Internet vs. Databases: Grudge Match of the Decade (14)

January 7, 2008

What’s the difference between using the Internet for research and using one of the databases on the library’s website?

The Internet is adept at assembling general and current information, but does not currently offer in-depth material used in research. Web sources seldom undergo vigorous editorial review process. Anyone can publish whatever they want to a blog or web site, so it is not considered a credible source for research. Once students have established basic facts on a topic, they should turn to database sources and the library print collection.

Databases feature printed journal and magazine articles rather than web features. They gather material from various publications, digitize it, and index it online. The information undergoes an editorial or peer-review process before publication. Use databases for school reports, medically-sound information on health issues, repairing cars and trucks, etc.

“But I can’t use the Internet”
I don’t know about you, but I hear this a lot. And it is the library’s duty to help students understand the difference. Magazine articles in databases do not constitute the Internet. When teachers explicitly prohibit students from using the Internet in their papers, this generally refers to content on the world wide web.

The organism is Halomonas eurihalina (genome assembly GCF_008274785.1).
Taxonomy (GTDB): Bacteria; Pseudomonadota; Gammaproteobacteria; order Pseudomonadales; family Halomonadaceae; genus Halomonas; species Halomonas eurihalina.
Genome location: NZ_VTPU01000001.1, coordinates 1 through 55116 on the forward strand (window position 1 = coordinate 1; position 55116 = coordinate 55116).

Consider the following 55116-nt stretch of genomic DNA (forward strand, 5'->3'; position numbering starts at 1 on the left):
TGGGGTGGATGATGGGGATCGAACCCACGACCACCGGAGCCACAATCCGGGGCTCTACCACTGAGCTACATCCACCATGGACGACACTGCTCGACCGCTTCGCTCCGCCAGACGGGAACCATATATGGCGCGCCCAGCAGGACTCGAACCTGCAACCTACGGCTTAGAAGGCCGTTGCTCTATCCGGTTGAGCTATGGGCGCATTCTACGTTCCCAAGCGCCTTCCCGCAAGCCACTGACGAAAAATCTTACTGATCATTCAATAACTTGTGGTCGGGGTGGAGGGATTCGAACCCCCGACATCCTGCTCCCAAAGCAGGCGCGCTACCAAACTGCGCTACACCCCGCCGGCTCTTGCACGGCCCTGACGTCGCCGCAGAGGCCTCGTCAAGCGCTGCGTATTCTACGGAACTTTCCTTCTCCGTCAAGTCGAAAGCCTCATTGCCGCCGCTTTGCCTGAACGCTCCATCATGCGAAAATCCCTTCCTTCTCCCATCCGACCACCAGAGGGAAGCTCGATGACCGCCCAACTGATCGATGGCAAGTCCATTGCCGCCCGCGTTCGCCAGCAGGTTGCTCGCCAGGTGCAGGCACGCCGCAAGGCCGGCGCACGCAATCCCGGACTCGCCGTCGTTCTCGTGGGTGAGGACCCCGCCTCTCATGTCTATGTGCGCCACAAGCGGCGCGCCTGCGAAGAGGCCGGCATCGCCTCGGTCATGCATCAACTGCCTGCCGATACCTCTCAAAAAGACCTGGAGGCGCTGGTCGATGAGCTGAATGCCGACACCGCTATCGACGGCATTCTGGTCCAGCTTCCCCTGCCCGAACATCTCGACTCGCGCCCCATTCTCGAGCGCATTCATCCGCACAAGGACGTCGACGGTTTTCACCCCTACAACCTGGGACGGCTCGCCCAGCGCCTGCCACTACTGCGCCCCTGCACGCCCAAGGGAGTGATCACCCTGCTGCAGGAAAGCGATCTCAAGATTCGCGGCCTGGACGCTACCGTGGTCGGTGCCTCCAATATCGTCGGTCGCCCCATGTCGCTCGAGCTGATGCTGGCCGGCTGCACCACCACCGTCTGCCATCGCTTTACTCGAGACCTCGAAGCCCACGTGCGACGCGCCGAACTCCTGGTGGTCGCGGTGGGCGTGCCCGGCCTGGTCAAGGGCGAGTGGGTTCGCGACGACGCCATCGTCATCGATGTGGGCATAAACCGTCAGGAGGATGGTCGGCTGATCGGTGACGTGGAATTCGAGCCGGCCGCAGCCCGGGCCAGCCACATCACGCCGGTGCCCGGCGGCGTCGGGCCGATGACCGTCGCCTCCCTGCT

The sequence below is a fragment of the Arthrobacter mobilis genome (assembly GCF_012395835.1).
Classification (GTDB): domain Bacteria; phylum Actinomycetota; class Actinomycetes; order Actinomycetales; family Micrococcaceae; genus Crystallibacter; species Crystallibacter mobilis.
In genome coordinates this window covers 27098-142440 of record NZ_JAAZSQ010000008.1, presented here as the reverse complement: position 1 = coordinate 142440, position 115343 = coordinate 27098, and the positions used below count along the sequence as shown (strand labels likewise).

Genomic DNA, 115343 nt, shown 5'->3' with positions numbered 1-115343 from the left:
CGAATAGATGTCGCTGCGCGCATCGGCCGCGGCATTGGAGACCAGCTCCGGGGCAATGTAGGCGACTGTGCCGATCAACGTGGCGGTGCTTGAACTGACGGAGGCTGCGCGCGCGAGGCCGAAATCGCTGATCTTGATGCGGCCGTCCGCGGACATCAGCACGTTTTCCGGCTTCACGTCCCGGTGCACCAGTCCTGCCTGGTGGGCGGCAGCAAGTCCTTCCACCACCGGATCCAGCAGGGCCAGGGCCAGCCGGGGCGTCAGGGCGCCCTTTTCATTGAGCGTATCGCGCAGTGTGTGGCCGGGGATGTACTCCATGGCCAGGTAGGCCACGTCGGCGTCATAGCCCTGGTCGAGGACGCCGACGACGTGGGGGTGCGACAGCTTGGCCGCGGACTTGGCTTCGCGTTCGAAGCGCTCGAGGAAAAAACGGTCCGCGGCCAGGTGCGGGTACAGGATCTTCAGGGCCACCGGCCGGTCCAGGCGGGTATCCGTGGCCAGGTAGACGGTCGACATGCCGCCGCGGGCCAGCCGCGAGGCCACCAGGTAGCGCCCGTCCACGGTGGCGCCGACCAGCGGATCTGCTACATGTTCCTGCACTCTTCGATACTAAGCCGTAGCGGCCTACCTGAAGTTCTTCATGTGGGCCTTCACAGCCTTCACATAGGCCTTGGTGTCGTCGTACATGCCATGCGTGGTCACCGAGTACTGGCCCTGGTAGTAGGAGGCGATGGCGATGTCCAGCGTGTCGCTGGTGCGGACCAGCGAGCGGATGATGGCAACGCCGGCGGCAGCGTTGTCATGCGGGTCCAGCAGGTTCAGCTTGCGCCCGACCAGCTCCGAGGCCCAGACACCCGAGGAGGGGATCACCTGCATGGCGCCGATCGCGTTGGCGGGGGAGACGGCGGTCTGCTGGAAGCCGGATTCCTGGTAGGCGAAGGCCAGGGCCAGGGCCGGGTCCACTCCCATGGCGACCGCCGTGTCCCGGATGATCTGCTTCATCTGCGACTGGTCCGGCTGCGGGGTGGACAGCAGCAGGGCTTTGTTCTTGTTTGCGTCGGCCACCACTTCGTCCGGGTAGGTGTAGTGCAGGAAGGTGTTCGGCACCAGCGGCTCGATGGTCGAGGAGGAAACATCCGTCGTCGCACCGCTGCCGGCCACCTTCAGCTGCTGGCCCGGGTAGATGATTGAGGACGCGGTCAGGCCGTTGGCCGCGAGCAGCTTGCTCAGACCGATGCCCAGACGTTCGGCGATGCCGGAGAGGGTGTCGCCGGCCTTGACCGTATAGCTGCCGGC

Many of our databases are provided through TEL, the Tennessee Electronic Library. Take a look at TEL.

All databases are accessible from the database section of the website, under Research & Subject guides.

Your mission, should you choose to accept it:
1. Pretend you’re in Jr. High School – think back to the embarrassing hair, rolled up jeans, whatever gets you there.
2. Find two articles about climate change. One needs to be a current news story and one needs to be from a peer-reviewed scientific journal.
3. Were you able to find both sources on the world wide web, or did you have to use another resource?
4. Take the survey.
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2 Responses to “Internet vs. Databases: Grudge Match of the Decade (14)”

  1. Ed Grubbs Says:

    “Global food crisis: Hungry Countries Face Double Whammy” Marcia Clemitt CQ Researcher, June 2008 p558 (5)

    “Climate Change implications for wind power resources in the northwest U.S. Rennewable energy mov 2000
    p2383 (14)

  2. Jenny Says:

    Nice articles! Is that second one a gov doc? It sounds very gov-doc-ish.


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